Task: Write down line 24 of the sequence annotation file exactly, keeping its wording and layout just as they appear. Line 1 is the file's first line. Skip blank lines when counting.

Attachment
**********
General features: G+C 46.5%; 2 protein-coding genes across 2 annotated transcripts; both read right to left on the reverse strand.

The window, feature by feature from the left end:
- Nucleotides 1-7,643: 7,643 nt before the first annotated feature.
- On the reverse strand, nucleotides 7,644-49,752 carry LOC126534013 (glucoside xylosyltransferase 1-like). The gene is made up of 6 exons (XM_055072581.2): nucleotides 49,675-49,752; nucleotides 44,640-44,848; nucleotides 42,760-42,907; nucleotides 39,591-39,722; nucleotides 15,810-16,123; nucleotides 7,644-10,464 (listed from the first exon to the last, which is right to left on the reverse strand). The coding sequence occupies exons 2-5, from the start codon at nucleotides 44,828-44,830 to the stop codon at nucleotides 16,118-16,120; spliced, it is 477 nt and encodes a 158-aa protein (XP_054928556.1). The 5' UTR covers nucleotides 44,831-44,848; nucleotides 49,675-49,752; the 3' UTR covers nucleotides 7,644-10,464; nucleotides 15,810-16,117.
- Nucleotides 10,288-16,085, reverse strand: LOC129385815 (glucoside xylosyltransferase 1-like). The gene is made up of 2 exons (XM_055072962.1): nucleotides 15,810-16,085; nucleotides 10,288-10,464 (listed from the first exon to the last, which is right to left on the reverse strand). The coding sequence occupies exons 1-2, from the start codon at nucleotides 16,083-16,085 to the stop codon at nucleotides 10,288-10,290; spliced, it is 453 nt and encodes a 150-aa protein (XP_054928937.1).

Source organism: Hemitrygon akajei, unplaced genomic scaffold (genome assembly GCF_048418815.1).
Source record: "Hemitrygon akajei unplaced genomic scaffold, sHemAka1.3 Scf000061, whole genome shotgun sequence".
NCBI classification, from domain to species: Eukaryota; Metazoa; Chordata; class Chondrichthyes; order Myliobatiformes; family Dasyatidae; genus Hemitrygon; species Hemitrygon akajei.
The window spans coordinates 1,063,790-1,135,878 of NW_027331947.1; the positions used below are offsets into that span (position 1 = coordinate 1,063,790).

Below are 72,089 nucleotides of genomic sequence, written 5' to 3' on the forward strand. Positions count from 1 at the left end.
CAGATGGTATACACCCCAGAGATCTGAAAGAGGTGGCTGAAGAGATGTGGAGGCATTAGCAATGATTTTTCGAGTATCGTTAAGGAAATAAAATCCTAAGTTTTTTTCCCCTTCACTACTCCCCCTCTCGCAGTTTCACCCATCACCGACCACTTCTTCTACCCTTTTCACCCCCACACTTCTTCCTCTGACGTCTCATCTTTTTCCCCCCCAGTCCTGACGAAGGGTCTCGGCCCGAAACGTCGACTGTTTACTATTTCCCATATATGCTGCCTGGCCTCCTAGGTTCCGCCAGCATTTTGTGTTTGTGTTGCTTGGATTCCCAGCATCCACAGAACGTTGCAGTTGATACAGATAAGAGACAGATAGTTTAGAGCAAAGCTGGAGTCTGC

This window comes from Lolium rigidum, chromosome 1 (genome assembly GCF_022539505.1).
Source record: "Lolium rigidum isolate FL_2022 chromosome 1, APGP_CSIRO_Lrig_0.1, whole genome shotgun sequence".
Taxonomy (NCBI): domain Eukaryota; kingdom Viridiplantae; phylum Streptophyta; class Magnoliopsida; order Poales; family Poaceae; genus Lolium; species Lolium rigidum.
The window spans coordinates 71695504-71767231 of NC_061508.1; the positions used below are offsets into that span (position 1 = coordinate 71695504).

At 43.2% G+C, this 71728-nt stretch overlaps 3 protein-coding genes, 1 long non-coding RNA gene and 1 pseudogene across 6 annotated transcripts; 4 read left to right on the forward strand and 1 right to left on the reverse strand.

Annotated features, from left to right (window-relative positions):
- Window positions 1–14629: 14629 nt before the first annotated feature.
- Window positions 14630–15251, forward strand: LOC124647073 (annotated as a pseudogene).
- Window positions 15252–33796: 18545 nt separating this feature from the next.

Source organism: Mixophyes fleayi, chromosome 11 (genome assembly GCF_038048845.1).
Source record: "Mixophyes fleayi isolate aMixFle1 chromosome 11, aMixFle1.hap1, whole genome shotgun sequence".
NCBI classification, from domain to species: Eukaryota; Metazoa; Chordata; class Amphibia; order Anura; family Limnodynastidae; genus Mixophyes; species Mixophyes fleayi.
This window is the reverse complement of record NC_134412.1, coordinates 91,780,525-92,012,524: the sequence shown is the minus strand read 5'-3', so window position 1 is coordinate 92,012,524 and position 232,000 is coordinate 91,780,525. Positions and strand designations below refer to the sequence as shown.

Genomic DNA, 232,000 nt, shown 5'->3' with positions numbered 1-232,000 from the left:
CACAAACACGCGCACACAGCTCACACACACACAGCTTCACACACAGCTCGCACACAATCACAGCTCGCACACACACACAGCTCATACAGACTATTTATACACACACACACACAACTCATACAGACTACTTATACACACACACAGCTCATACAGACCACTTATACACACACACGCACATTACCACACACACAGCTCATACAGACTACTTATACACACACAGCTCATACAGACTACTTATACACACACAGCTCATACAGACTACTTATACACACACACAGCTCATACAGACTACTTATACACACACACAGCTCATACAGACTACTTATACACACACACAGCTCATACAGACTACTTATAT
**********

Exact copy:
This window is the reverse complement of record NC_134412.1, coordinates 91,780,525-92,012,524: the sequence shown is the minus strand read 5'-3', so window position 1 is coordinate 92,012,524 and position 232,000 is coordinate 91,780,525. Positions and strand designations below refer to the sequence as shown.